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The Challenge Of Being In Love

1487 words - 6 pages

“Falling in love is easy; staying in love is a challenge.” This quote, by an unknown author, is a huge part of life. Many people just want to fall in love with someone and spend the rest of their life with them. This is so much easier said than done. It’s universal to think that someone’s closest family and friends will always have their back; in reality, the biggest challenge of staying in love is overcoming what others around you believe. This idea is prominent in the classic play Romeo and Juliet by Shakespeare, where Juliet is part of the Capulet family and Romeo is part of the rival family, the Montagues, as well as in the heartfelt musical West Side Story directed by Jerome Robbins and Robert Wise, with Maria a part of the Puerto Rican gang called Sharks and Tony, her love, is with the Italian gang the Jets. In both works of fiction there is a big division between two groups of people. Even though the groups may be different, both performances provide an example of how the divisions can tear apart relationships.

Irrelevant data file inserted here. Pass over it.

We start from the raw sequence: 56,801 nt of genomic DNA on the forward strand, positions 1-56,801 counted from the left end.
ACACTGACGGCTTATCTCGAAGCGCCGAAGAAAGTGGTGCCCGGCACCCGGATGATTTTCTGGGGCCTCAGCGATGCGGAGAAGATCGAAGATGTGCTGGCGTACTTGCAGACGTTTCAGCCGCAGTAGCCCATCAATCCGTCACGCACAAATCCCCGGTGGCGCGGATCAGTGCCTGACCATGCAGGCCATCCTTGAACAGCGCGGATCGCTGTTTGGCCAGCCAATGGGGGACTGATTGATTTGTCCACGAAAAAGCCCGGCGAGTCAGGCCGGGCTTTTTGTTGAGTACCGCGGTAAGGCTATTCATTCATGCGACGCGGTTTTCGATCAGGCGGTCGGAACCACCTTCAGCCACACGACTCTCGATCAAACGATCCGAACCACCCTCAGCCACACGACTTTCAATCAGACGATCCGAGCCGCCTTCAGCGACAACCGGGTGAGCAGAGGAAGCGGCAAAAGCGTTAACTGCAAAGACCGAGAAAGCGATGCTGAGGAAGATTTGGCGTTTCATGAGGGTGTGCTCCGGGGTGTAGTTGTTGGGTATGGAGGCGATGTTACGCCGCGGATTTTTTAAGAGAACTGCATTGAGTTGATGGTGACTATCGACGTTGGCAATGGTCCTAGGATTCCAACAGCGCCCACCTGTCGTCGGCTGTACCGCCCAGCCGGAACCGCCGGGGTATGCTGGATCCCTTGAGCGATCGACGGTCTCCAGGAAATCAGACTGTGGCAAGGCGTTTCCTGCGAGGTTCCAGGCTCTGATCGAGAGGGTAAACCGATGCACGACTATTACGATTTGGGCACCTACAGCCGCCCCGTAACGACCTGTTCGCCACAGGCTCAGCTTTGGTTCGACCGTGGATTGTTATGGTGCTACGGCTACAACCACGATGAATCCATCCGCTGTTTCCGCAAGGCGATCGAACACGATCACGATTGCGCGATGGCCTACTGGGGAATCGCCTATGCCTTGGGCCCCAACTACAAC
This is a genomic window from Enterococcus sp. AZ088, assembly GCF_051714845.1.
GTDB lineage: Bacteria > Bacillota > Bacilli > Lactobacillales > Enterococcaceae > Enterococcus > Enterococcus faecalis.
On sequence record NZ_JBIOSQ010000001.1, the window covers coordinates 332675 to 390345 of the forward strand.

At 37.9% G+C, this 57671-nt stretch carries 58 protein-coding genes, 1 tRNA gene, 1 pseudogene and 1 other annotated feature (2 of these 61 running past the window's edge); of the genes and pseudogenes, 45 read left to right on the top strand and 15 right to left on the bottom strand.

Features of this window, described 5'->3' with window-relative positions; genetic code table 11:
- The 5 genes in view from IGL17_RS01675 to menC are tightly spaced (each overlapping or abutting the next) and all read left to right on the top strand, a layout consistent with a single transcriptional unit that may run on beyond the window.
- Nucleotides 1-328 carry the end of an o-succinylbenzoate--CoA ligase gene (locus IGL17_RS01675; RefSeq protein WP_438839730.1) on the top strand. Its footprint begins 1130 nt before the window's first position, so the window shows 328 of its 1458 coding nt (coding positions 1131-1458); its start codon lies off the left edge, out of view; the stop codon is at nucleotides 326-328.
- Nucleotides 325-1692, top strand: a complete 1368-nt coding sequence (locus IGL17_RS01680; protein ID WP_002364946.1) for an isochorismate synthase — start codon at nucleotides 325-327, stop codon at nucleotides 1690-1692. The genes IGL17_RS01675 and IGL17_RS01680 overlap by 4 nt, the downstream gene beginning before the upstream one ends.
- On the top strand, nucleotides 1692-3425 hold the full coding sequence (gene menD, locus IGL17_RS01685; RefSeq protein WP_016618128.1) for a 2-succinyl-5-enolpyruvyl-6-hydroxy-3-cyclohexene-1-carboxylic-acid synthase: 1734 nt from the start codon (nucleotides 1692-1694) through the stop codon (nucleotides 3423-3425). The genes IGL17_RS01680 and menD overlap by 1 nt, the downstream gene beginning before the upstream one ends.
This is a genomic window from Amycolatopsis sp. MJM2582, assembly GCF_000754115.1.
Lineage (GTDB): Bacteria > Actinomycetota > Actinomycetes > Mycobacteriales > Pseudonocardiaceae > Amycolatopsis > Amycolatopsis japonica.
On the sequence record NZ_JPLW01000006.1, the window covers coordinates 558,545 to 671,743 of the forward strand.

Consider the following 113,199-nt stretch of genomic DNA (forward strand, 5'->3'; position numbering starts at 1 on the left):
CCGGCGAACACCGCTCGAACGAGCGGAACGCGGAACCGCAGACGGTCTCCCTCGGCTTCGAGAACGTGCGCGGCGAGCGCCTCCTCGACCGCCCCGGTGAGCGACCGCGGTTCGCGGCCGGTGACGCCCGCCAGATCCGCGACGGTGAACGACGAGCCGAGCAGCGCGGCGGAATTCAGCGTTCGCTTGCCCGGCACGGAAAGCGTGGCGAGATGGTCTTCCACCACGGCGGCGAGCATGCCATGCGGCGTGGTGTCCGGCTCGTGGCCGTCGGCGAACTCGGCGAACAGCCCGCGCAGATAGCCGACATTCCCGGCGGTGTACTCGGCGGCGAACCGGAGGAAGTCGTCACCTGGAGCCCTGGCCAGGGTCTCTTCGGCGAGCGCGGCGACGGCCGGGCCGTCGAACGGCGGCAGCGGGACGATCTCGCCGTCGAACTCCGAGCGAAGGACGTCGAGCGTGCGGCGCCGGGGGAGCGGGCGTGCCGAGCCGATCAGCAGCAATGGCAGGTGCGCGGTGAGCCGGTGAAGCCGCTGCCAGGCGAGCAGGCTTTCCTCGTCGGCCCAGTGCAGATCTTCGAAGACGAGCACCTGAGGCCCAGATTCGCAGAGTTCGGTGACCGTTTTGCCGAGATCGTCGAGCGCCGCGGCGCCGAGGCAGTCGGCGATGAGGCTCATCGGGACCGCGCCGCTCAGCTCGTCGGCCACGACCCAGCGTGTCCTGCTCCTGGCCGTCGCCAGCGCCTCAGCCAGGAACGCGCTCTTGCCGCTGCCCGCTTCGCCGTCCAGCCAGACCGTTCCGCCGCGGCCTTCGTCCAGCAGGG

The first performance that exemplifies how tensions can tear apart relationships is Romeo and Juliet. The best place to start is when Romeo climbs over the palace wall to stand in the backyard of Juliet’s room, speaking to her about his newfound love for her. Soon after beginning the conversation, Juliet proclaims, “And the place death, considering what thou art, if any kinsmen find thee here,” (Shakespeare Act 2 Scene 2 Lines 64-65). In simpler terms, Juliet is telling Romeo that if any of her relatives see him there, they will kill him solely based on the fact that he is Montague. Her family doesn’t seem to care about her feelings towards Romeo; who he is on the outside and what they see at first glance are the only items that appeal to them. This is true in many situations. Families want their first choice to be chosen by their child and are willing to do anything, sometimes even kill, to make sure that they have it their way. In the same way, the Nurse, who is the equivalent of a mother to Juliet, tells Juliet that she is foolish for choosing Romeo and should pick another bachelor in the city. The Nurse provides her opinion, “Well, you have made a simple choice. You know not how to choose a man,” (Shakespeare Act 2 Scene 5 Lines 38-39). She goes on to talk about everything that is wrong with Romeo and continues to try and guilt Juliet into feeling that Romeo is a poor choice for a husband. The Nurse is trying her hardest to get Juliet to change her mind without being completely obvious about how she feels. Families often times will go to all lengths to change their children’s minds about the man or woman they are thinking of marrying. They are totally willing to lie and deceive their child to make sure that the “right” person is standing in the end. A final great example is when Juliet is speaking with Romeo about how they will be married even if their family names are so opposite. She cries into the night, “Or, if thou wilt...

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